Basic perspectives and schools of developing sociology in the XX century
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multiple points of view and theoretical differences among contemporary sociologists. BASIC CONCEPTS AGIL - Adaptation, Goal attainment, Integration, Latency (by T. Parsons).
Anarchism - a political belief that the society should have no government, laws, police, or other authority, but should be a free association of all its members. Behaviourism - a movement which sees human behaviour as something which can be moulded by punishment and reward. Chicago school of sociology - refers to a group of sociologists at the University of Chicago who made the first major attempt to study the urban environment by combined efforts of theory and ethnographic fieldwork in Chicago.
They pioneered research on urban studies, poverty, the family, the workplace, immigrants, ethnic and race relations, developed important research methods using mapping and survey techniques. In 1920-30s, urban sociology was almost synonymous with the work of the Chicago school. The major researchers in this school included William Thomas, Florian Znaniecki, Robert Park, Louis Wirth, Ernest Burgess, Everett Hughes, and Robert McKenzie.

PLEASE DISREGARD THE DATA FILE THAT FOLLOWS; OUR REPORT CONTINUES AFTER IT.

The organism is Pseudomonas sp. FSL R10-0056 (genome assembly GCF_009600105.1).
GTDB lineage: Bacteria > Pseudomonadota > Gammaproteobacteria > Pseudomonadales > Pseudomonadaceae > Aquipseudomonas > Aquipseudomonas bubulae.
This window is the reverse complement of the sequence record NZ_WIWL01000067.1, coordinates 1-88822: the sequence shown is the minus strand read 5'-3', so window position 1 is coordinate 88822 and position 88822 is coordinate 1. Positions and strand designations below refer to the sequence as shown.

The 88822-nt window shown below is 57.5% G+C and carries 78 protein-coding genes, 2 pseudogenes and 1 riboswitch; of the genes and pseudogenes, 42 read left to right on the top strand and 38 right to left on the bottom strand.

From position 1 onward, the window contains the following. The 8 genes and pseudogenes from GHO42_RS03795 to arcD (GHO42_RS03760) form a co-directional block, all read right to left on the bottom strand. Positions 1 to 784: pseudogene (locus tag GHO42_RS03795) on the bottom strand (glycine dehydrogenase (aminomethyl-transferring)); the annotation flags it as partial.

Discrimination - unfair treatment of a person or group on the basis of prejudice. Elite - a selected group of people whose personal abilities, specialized training or other attributes place them at the top of any field. Elitism - a belief or attitude that elite are the people whose views on a matter are to be taken most seriously, or who are alone fit to govern.
Feminism - a doctrine that advocates social equality of the sexes; political, social, and cultural movement dedicated to promoting equal rights for women in all aspects of life. Gemeinschaft (by F. Toennis) - a group formed around an essential will of an actor who sees himself .Скачать